The Fresh Loaf

News & Information for Amateur Bakers and Artisan Bread Enthusiasts

A busy baking weekend

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OldWoodenSpoon's picture
OldWoodenSpoon

A busy baking weekend

This was a busy baking weekend for me.  Thursday night I started the levain for a batch of "my" sourdough bread, which I baked on Friday night.  It turned out quite acceptably in the end, but I was most excited about the maiden use of my new 1 pound oval willow proofing baskets that I picked up on a Christmas week field trip to SFBI/TMB Baking.  I made this dough with a pretty low (64%) hydration because it was my first use of these baskets.  I did not want the dough to stick to them and mess them up before I could get them seasoned and broken in.  Given that, I had little trouble with the dough in handling, but I continue to struggle with proper proofing.  I have adequate conditions, but my "tester" is not yet properly calibrated.  All in all, though, they turned out pretty well.  They were good enough that the loaf we kept for ourselves dissappeared with tonight's lasagna dinner!


Here are the loaves after baking and cooling.


Straight 64% Hydration Sourdough


 


Here is a shot of the crumb of one of the loaves.


Straight Sourdough Crumb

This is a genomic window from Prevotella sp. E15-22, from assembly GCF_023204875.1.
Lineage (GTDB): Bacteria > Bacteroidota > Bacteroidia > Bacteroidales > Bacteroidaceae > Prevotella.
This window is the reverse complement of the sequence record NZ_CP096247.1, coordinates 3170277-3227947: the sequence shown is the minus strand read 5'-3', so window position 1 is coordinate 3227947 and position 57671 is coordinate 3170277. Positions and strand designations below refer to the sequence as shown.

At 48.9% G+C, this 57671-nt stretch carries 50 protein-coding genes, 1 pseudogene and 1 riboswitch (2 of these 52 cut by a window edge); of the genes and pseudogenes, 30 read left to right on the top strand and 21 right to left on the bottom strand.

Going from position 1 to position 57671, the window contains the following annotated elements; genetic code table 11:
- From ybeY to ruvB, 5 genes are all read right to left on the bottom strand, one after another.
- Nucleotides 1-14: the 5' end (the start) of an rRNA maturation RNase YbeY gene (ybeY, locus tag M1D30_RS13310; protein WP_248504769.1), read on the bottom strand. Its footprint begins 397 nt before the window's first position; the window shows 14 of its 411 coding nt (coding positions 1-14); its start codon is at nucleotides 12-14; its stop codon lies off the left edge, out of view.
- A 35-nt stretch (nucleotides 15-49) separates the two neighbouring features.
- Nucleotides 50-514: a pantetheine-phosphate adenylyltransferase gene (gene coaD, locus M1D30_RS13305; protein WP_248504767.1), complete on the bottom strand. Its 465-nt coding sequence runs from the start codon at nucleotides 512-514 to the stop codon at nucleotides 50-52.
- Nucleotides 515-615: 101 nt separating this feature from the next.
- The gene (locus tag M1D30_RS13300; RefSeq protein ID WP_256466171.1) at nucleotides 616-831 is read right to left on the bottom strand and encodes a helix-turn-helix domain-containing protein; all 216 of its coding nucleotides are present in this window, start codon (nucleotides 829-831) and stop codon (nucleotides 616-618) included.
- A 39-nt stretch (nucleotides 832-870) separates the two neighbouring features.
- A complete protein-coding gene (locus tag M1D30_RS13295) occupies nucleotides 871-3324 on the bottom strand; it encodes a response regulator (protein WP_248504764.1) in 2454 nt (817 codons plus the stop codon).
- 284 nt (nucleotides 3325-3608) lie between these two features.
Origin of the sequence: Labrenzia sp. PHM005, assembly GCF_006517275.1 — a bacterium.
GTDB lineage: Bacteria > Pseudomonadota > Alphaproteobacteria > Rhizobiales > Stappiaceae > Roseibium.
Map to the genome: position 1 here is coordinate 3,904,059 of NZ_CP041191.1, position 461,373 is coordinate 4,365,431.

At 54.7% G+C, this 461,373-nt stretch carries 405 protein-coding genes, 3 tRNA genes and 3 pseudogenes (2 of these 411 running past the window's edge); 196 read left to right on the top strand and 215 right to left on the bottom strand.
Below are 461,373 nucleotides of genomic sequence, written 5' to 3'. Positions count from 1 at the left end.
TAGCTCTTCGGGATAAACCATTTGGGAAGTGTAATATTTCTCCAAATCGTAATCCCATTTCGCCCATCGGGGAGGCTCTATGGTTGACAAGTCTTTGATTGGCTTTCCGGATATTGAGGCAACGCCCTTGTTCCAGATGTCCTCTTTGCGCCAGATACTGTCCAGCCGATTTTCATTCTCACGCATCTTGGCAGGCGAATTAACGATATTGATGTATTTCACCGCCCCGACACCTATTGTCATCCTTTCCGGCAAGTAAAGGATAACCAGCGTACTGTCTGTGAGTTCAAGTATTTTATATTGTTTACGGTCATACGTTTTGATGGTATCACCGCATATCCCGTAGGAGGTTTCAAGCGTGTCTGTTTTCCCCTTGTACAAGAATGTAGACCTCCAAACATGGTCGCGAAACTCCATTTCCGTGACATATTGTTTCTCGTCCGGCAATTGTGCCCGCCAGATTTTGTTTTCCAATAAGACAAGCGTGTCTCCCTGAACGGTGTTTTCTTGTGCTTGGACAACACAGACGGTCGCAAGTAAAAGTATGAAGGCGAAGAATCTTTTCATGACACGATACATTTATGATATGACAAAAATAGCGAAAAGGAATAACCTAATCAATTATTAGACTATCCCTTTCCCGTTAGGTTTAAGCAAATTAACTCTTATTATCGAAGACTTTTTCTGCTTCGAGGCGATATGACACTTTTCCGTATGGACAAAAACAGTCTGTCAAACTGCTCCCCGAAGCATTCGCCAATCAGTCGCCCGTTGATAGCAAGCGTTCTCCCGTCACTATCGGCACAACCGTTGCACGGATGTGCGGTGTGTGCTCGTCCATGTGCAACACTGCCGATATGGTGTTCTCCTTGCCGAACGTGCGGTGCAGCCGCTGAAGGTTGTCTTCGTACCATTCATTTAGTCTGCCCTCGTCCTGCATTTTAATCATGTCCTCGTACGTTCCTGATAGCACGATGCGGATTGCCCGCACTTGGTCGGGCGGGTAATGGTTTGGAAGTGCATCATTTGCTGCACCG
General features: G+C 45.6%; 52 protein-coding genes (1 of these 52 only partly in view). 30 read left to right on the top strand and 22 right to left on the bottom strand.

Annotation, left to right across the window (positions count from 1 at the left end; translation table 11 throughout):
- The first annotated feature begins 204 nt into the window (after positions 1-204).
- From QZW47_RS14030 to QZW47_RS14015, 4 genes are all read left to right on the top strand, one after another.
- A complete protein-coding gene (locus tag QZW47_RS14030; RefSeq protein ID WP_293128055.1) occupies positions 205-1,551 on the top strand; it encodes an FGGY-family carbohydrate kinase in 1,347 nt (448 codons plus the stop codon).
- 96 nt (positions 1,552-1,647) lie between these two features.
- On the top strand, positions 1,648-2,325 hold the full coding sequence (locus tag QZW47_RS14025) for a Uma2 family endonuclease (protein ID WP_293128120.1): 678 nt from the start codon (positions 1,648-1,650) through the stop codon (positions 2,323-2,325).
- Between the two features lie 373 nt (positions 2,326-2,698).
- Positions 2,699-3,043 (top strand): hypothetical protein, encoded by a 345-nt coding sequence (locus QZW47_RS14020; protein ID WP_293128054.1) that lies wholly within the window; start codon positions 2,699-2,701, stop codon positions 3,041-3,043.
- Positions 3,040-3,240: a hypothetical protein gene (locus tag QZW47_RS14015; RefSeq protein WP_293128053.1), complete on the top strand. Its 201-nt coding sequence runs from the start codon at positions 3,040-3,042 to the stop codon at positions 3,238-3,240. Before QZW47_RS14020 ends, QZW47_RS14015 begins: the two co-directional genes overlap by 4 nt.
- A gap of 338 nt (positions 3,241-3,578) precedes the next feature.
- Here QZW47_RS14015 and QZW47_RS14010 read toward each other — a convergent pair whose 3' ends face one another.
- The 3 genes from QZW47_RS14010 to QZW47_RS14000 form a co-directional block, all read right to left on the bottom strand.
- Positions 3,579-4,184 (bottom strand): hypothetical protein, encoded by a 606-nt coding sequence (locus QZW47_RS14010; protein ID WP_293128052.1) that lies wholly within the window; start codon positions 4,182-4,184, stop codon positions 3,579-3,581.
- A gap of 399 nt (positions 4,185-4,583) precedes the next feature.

The crumb came out about as expected at that hydration.  It was tender, and not too chewy, and the flavor was only mildly sour thanks to the pretty short bulk fermentation I allowed.  It's gone though, so I'd best not be too critical!


That was Friday.  On Saturday I was looking through Rose Levy Beranbaum's book "The Bread Bible" over my morning coffee, wondering what I should bake.  When I came across the recipe for "Levy's" Real Jewish Rye I recalled how often my wife has reminded me that she loves good rye bread.  I recently purchased some good rye flour in hopes of trying some pumpernickel bread one of these days and thought:  "Why not?".  So I read the recipe a couple of times through and then gave it a try.  I must say it turned out to be less difficult than I expected.  I had the most difficulty judging the proofing (big surprise eh?) and would have over-proofed it.  I was saved by my own poor planning.


I planned to bake these loaves one at a time in my La Cloche baker.  Because of that I decided to go ahead and start baking early, so we could get on with dinner.  I had the oven and La Cloche preheated, and although I did not think it was quite proofed enough yet, I baked the first loaf.  It turned out to be a good thing I think.  The loaves below were baked sequentially, one after the other.  The La Cloche only had a few minutes between bakes to recover temperature, so it was probably a little cooler when the second loaf went in, compared to the first.  The difference in size between the loaves is more owing to differences in my handling during shaping though I believe.  In any event, the loaves baked up very nicely, and here they are.


RLB - Real Jewish Rye Loaves


And the crumb looks like this.